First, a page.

- The Washington Times - Sunday, February 3, 2008

COCKEYSVILLE, Md. (AP) — A 15-year-old boy was charged with murder today in the shooting deaths of his parents and two younger brothers in their home in a Baltimore suburb.

Nicholas Waggoner Browning was charged with four counts of first-degree murder in the slayings of his father, John Browning, 45; his mother Tamara, 44; and his brothers Gregory, 13, and Benjamin, 11. He was charged as an adult.

Browning was arrested at 1:05 a.m. today after he admitted to the killings, Baltimore County Police spokesman Bill Toohey said.

The teen had not been getting along with his father, police said in a news release. On Friday night, he went into the house after other family members were asleep and shot each of them using his father’s handgun, which was in the house, police said. After the slayings, he threw the gun away in bushes near his house, police said.

Browning then spent Friday night and all day yesterday with friends, Toohey said. When the friends took him back to his house at 5 p.m. yesterday, Browning went into the house and came back out to say that his father was dead. He called 911.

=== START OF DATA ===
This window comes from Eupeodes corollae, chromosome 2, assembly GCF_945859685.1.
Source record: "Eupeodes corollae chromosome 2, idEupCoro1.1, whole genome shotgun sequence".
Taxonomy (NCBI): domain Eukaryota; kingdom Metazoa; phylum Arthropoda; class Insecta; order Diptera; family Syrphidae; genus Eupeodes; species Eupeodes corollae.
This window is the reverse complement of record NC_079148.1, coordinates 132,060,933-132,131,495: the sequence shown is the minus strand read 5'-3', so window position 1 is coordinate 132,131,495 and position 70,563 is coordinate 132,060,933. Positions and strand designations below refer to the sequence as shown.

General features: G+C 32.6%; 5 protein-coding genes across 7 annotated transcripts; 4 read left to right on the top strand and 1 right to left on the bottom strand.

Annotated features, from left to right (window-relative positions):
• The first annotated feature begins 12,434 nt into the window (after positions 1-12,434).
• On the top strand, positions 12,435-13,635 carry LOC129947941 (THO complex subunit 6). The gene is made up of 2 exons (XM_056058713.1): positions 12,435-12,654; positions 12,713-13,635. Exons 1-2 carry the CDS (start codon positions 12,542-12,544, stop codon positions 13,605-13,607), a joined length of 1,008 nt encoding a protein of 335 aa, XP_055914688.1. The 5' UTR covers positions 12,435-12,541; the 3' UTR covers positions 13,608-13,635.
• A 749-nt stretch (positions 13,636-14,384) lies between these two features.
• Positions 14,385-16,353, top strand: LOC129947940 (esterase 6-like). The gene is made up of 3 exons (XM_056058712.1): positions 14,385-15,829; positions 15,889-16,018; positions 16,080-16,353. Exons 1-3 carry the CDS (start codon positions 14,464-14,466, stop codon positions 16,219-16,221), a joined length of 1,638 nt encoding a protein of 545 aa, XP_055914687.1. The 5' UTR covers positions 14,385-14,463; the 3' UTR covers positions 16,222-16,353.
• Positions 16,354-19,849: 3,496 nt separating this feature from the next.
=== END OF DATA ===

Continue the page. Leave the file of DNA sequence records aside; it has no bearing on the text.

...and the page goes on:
Police officers found Browning’s father dead in a ground-floor room and the bodies of his mother and brothers in upstairs bedrooms.

Browning was denied bail this morning; bail review will be conducted tomorrow. He was being held at the Baltimore County Detention Center in a special section for juveniles.

The grounds of the two-story home were neat and neighbor Mike Thomas said the Brownings would even pick up trash along the street.

“These people would do anything in the world for you — just incredible people,” Thomas said.

Neighbors called each other throughout the night to discuss the killings, Thomas said.

He said one of his sons had been in Boy Scouts with one of the Brownings’ sons and was devastated when he learned of the deaths. Thomas said he recently sold Browning a trailer that Browning planned to use for Boy Scout outings, and it was still parked in the Brownings’ driveway today.

John Browning was an attorney and partner at Royston, Mueller, McLean & Reid.

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